#5 Tips on How to Help Your Teenager Sleep

As I write it is a glorious May day here in Adare. The sun was beating in my window very early this morning and last night we had a lovely long slow sunset as day eventually gave way to night. It was fabulous and reminded me my childhood and the arguments around bedtime and going to sleep.

need help getting your teenager to sleep?Our bedtime when I was in primary school was 7.30pm (my mother admits now that it was ridiculously early!). As a treat, we were allowed up until 8pm on a Friday. Of course, on days like today, 7.30 was like the middle of the day and we had no intention of going to bed – cue arguments.

Looking back I think that was where my love affair with reading in bed began, as I was wide awake in bed reading my Enid By

So, was my mother right putting us to bed so early? How much sleep do children need and why is it so important?

In one study, more than 90 percent of teenagers reported sleeping less than nine hours a night, and 10 percent said they slept less than six hours. As James B. Maas, a Cornell University psychologist and leading sleep researcher has observed, most teenagers are “walking zombies” because they get far too little sleep.

The typical teenager, sleep studies have shown repeatedly, does not fall asleep readily before 11 p.m. or later. Yet many have to get up at 7 a.m. or earlier to get to school. Most will start class at 9 am but many will not be fully alert by then and may be no condition to learn much of anything.

In 1998, before smart phones could be blamed for teenagers’ sleep deprivation, a study of more than 3,000 adolescents by two sleep specialists, Amy R. Wolfson of the College of the Holy Cross and Mary A. Carskadon of Brown University, found that high school students who got poor grades slept an average of 25 minutes less and went to bed 40 minutes later than those who got A’s and B’s.

In their laboratory study of 40 high school students in the United States ( where school starts a lot earlier than here in Ireland), Dr. Carskadon and her colleagues found that nearly half the students who began school at 7:20 a.m. were “pathologically sleepy” at 8:30 a.m. Calling such early start times “abusive,” she said, “These kids may be up and at school at 8:30, but I’m convinced their brains are back on the pillow at home.”

Sleep deprivation results in “three strikes against learning,” Dr. Carskadon said in an interview. “Students are not awake enough to attend to information they’re supposed to be learning, their knowledge acquisition is impaired and their ability to retrieve information is reduced. What is learned during the day is consolidated during sleep.”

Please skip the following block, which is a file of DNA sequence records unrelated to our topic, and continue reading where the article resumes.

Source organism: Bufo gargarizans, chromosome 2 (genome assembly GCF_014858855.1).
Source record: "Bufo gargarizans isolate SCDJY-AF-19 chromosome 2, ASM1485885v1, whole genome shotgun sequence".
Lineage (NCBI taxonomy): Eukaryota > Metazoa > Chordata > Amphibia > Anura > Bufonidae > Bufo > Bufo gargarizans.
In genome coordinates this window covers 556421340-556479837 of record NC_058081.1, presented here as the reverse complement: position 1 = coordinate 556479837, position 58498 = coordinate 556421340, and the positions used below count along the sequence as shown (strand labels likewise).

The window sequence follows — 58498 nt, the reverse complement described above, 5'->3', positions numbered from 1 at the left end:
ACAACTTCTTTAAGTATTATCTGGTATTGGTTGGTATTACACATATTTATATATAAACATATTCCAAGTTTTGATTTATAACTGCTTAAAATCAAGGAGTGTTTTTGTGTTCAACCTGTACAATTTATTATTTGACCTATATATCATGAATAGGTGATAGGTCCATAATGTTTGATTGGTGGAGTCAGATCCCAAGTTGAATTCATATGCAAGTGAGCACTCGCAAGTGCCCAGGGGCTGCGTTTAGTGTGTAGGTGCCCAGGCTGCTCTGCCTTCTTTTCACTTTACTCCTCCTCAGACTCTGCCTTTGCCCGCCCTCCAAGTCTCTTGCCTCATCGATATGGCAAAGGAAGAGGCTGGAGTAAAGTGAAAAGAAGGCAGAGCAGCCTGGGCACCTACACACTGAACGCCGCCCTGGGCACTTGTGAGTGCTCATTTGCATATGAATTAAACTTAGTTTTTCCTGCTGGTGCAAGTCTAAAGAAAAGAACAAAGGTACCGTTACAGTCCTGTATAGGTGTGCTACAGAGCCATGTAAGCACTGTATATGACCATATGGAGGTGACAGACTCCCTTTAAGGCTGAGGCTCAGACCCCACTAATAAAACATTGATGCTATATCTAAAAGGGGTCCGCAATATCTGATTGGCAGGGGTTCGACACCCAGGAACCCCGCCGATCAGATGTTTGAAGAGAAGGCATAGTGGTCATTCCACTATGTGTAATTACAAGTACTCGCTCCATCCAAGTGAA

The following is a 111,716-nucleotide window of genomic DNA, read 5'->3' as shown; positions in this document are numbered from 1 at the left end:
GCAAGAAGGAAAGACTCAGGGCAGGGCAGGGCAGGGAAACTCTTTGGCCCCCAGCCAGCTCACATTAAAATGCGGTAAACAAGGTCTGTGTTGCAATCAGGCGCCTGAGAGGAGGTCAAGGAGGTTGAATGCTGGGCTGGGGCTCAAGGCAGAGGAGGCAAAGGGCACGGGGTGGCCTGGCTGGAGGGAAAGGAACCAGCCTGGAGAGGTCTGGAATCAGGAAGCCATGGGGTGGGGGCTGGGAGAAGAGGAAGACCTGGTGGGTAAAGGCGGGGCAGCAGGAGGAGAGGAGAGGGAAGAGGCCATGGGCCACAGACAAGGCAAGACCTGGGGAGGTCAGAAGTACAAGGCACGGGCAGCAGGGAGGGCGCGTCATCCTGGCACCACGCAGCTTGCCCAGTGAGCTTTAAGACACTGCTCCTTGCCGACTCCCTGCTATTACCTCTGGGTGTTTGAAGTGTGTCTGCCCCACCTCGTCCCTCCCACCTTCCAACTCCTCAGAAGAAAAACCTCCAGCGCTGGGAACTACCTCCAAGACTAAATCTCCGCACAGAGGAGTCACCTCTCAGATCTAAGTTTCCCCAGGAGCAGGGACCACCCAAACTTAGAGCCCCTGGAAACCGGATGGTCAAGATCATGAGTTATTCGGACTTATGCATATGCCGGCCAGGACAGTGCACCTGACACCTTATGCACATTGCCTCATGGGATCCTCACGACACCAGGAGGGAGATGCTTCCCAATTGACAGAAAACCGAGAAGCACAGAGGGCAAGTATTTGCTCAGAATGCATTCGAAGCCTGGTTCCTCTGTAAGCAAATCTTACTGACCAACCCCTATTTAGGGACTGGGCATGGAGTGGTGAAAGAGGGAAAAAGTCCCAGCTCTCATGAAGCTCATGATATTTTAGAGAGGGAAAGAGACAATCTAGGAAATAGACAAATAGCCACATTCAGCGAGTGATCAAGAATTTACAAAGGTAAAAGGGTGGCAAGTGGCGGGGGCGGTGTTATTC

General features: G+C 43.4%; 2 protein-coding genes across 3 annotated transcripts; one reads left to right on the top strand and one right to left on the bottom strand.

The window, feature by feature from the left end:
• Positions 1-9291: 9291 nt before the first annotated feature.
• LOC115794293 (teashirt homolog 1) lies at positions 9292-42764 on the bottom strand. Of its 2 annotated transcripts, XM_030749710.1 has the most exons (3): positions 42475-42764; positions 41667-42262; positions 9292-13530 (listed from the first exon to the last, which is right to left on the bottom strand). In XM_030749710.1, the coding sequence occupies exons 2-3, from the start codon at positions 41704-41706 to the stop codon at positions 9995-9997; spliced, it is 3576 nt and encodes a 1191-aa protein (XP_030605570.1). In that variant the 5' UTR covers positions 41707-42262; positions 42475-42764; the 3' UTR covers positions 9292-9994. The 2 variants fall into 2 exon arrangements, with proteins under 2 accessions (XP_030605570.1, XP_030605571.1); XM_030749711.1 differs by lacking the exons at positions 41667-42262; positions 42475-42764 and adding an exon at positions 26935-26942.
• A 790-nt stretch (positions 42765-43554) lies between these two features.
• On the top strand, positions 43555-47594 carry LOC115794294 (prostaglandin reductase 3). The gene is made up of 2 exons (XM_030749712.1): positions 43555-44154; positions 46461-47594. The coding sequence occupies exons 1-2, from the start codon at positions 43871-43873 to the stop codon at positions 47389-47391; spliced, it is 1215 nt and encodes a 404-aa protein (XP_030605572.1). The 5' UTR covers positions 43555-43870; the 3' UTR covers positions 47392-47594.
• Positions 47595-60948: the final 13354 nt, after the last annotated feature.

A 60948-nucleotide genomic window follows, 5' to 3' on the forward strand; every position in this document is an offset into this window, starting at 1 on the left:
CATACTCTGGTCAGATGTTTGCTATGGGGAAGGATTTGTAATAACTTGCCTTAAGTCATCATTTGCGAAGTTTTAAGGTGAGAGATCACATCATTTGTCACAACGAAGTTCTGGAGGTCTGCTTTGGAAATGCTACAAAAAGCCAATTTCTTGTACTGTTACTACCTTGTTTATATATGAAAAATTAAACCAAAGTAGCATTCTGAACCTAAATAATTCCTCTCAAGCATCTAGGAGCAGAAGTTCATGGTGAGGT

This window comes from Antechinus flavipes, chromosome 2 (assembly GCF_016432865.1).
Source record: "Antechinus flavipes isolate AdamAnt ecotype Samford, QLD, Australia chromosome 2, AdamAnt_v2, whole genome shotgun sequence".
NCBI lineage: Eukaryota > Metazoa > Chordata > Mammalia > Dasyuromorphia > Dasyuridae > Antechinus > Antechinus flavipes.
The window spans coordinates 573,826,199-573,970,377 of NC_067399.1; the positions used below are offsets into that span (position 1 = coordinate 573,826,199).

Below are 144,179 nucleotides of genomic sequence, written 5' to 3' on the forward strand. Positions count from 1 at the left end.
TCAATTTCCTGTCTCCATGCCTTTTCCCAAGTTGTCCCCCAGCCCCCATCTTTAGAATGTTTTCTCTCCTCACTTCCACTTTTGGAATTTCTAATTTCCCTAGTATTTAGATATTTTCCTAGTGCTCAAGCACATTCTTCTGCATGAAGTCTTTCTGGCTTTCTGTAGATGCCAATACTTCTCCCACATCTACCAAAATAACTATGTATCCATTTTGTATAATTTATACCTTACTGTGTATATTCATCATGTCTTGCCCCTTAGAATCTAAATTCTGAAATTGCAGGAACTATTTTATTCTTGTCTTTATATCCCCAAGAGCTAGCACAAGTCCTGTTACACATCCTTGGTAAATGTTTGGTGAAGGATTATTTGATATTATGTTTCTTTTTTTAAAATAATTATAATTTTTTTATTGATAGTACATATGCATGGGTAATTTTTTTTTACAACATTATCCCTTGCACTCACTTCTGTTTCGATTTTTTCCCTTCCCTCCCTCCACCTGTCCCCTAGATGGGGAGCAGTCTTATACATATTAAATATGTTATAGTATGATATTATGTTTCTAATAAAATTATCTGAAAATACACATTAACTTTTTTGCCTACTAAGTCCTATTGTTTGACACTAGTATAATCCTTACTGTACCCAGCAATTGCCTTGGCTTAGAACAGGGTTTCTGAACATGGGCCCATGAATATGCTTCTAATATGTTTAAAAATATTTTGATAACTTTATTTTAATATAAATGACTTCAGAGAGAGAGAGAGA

So, after having too little sleep on school nights, teenagers try to catch up on their sleep at weekends. We adults tend to view this as typical teenager behaviour but even this solution can backfire because it further distorts their biological clocks and might make it even harder for them to get up on time during the school week.

How to ensure your child sleepsSo what can we as parents do to help our children to sleep better?

  1. Monitor what your child is eating during the day.  Some foods can give children a sugar rush and can, therefore, hinder a good night’s sleep.  Choose slow releasing carbohydrates such as porridge, calcium based food like yogurt (which is also a good protein source) are good too  .  Avoid anything containing caffeine or sugary snacks.
  2. If your child is studying for exams, ban all high energy and caffeine based drinks. They are counter-productive and can be harmful. Some may use the excuse that they need them for their sports – they don’t!
  3. Ensure that your child exercises during the day but not too close to bedtime.  Exercise is important in maintaining fitness and can also help children to sleep better; however If your child is exercising too close to their bedtime it can have the opposite  effect and actually makes them feel more awake. I know this from I do a weekly spin class with my cycling club from 8 to 9 pm. I am always wreaked after the session but the release of endorphins often means that my head is buzzing  and I actually find it hard to sleep, even though I am physically tired.
  4. Ideally avoid, but at least reduce screen-based activities in the hour leading up to bedtime as the light can combat your child’s body’s signals to wind down. I know that this is more difficult than it sounds but with a little planning, it can become part of the evening routine. Have your child get their books and PE gear ready for the morning. Have them set the table for breakfast. Get them to a quick tidy up of their room, or have them do some ironing or put on a wash. With a little careful planning by you, their bedtime routine could make your life a lot easier!
  5. Wake them up at a regular time each morning.  This will help with their natural body clocks to strengthen which in turn helps at the other end of the day.

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